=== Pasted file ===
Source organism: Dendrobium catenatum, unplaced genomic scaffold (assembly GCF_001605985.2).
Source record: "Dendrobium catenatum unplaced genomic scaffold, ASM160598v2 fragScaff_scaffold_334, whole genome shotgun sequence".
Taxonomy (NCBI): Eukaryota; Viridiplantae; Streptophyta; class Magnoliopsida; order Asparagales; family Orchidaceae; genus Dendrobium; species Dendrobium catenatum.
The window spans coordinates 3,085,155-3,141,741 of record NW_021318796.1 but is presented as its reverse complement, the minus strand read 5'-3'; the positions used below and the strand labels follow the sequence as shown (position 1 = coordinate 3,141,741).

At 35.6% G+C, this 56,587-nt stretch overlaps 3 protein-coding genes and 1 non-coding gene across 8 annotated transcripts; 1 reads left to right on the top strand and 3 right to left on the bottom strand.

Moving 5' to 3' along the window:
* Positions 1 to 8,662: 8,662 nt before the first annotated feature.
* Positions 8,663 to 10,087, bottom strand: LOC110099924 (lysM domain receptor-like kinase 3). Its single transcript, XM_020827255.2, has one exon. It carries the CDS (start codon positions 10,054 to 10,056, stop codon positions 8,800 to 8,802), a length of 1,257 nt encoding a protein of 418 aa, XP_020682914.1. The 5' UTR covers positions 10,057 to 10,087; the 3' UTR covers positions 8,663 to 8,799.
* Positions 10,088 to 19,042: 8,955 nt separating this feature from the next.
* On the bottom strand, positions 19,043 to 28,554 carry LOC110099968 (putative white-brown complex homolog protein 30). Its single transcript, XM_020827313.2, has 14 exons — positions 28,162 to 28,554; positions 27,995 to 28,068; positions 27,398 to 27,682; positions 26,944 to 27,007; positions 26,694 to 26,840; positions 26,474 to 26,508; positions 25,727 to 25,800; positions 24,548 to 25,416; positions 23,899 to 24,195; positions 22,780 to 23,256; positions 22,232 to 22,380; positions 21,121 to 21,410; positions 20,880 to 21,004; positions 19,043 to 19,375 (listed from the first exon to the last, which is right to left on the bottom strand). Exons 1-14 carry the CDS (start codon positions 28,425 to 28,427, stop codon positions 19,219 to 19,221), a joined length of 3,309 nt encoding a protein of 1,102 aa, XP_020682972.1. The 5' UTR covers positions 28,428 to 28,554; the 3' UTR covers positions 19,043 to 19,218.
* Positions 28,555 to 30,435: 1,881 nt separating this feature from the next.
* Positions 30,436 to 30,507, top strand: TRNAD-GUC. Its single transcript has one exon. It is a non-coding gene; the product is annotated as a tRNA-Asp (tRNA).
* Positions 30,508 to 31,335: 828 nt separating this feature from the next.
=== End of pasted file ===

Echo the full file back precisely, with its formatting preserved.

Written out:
Source organism: Dendrobium catenatum, unplaced genomic scaffold (assembly GCF_001605985.2).
Source record: "Dendrobium catenatum unplaced genomic scaffold, ASM160598v2 fragScaff_scaffold_334, whole genome shotgun sequence".
Taxonomy (NCBI): Eukaryota; Viridiplantae; Streptophyta; class Magnoliopsida; order Asparagales; family Orchidaceae; genus Dendrobium; species Dendrobium catenatum.
The window spans coordinates 3,085,155-3,141,741 of record NW_021318796.1 but is presented as its reverse complement, the minus strand read 5'-3'; the positions used below and the strand labels follow the sequence as shown (position 1 = coordinate 3,141,741).

At 35.6% G+C, this 56,587-nt stretch overlaps 3 protein-coding genes and 1 non-coding gene across 8 annotated transcripts; 1 reads left to right on the top strand and 3 right to left on the bottom strand.

Moving 5' to 3' along the window:
* Positions 1 to 8,662: 8,662 nt before the first annotated feature.
* Positions 8,663 to 10,087, bottom strand: LOC110099924 (lysM domain receptor-like kinase 3). Its single transcript, XM_020827255.2, has one exon. It carries the CDS (start codon positions 10,054 to 10,056, stop codon positions 8,800 to 8,802), a length of 1,257 nt encoding a protein of 418 aa, XP_020682914.1. The 5' UTR covers positions 10,057 to 10,087; the 3' UTR covers positions 8,663 to 8,799.
* Positions 10,088 to 19,042: 8,955 nt separating this feature from the next.
* On the bottom strand, positions 19,043 to 28,554 carry LOC110099968 (putative white-brown complex homolog protein 30). Its single transcript, XM_020827313.2, has 14 exons — positions 28,162 to 28,554; positions 27,995 to 28,068; positions 27,398 to 27,682; positions 26,944 to 27,007; positions 26,694 to 26,840; positions 26,474 to 26,508; positions 25,727 to 25,800; positions 24,548 to 25,416; positions 23,899 to 24,195; positions 22,780 to 23,256; positions 22,232 to 22,380; positions 21,121 to 21,410; positions 20,880 to 21,004; positions 19,043 to 19,375 (listed from the first exon to the last, which is right to left on the bottom strand). Exons 1-14 carry the CDS (start codon positions 28,425 to 28,427, stop codon positions 19,219 to 19,221), a joined length of 3,309 nt encoding a protein of 1,102 aa, XP_020682972.1. The 5' UTR covers positions 28,428 to 28,554; the 3' UTR covers positions 19,043 to 19,218.
* Positions 28,555 to 30,435: 1,881 nt separating this feature from the next.
* Positions 30,436 to 30,507, top strand: TRNAD-GUC. Its single transcript has one exon. It is a non-coding gene; the product is annotated as a tRNA-Asp (tRNA).
* Positions 30,508 to 31,335: 828 nt separating this feature from the next.